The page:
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If you have a topic you’d like to contribute advice about, click here.

ROOT MAP: A Vocabulary Instruction Model

ROOT MAP: A Vocabulary Instruction Model

Last July, I wrote the first of a two-part blog post (see part 1 here) sharing some early musings around the best approach for a new vocabulary model that we wanted to introduce at my school. This generated much interest and a number of people since have asked for the second instalment. As a result of the programme’s ongoing evolution, there have been alterations along the way. Nevertheless, I finally present to you the sequel, in the form of a write-up from my session at ResearchED last Saturday. My colleague, Phil Stock, has also written about this here.

Footage of the session will be available here soon.

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On Saturday 7th November, I was privileged to speak at the first ResearchED Secondary English & Literacy conference at Swindon Academy. (To see my Top 5 takeaway points from the day, see here.) My session explored the importance of direct vocabulary instruction.
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To begin, I asked those present to spend a few minutes discussing where they would rank each of these actions on a scale from least energy required to most.

Slide04

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When feeding back as a group, two members of the audience beat me to my own teaching point, making the case that this task would be impossible without the semantic knowledge of the words in bold. I then displayed the following slide, which I had composed to exemplify how unfamiliar words can instantaneously become unwelcome hurdles that students must face when trying to comprehend a given text.

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“Those who know 90 percent of the words in a text will understand its meaning and, because they understand, they will also begin to learn the other 10 percent of the words.” (E.D. Hirsch, 2003)

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I proceeded to explain that a study conducted by Beck et al. into the acquisition of new vocabulary resulted in the speculation of a continuum, whereby different texts can present a reader with a variety of scenarios, some which offer the necessary clues to help us learn a word meaning and, for others, no clues at all. More information is given in the PPT slides embedded at the foot of this post.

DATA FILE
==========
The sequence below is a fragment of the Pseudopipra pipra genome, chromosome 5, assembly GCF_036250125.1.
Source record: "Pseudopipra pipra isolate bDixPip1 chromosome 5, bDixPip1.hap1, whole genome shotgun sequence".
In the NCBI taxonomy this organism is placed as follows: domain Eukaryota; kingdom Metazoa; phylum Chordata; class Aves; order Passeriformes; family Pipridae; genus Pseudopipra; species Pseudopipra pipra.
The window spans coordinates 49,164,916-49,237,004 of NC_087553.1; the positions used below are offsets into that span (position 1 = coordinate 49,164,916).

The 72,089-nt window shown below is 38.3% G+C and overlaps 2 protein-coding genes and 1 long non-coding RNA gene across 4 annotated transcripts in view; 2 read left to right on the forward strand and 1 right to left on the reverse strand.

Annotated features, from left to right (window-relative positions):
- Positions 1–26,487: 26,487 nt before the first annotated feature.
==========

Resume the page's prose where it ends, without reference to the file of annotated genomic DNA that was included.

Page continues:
Slide07

As a result of their studies, Beck’s team resolved that “…relying on learning word meanings from independent reading is not an adequate way to deal with students’ vocabulary development.” Beck, McKeown & Kucan (2013)

I’m in full agreement with this, not least because there are a great number of students who won’t necessarily come into contact with unfamiliar vocabulary through independent reading anyway, as a result of a lack of interest in books, or they may be reading texts that lack enough challenge.

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Next, I outlined the memory process we believe to be true when acquiring new information. I shared Anderson’s theory (1994), asserting that information is stored in biomodal packets, separated into linguistic packets called ‘logogens’ and non-linguistic packets called ‘imagens’.

Slide22Both Anderson’s theory and that of Sadoski and Paivio’s Dual Coding Theory (1994), support the notion that experiences are stored in language terms but also in ways more connected to senses, feelings, emotions, visual perceptions etc. From these theories, it can be ascertained that an individual learns new information by initially creating an episodic memory of an event (ie. a one-off experience) which, with repetition, can become a semantic experience whereby the learner begins to assimilate new information as part of a deeper network of knowledge around a particular idea or theme.

Slide27

I noted the importance of Graham Nuthall’s working memory model here, stressing that three conditions that lead to effective processing are:

  1. Strength – multiple exposures to new information (at least 3 or 4 within a limited time) is essential in order to embed knowledge
  2. Depth – ensuring students think ‘hard’ about new information so as not to allow it to just hover on the surface, instead challenging learners to wrestle with new ideas and concepts to ensure they are deeply rooted
  3. Elaboration – providing opportunities for learners to make connections and associations with previously acquired knowledge, in order for this to ‘latch’ onto something

Slide28

In discussing which words should be targetted for direct instruction, I made reference to three sources:

  1. Rolfus and Ackerman (1999) asserted that subject knowledge has a high degree of specificity i.e. little transfer. The five particular areas they recommend to teach are:
    a) Subject specific words and phrases embody deep, underlying concepts e.g. condensation, genre
    b) Roots and suffixes e.g. gen, anti-
    c) Proper nouns e.g. Carl Lewis
    d) Compound words e.g. drummer boy
    e) Subject and verb phrases e.g. book review
  2. Beck’s contribution of the tiered vocabulary pyramid suggests that words can be categorised into three tiers.
    Slide33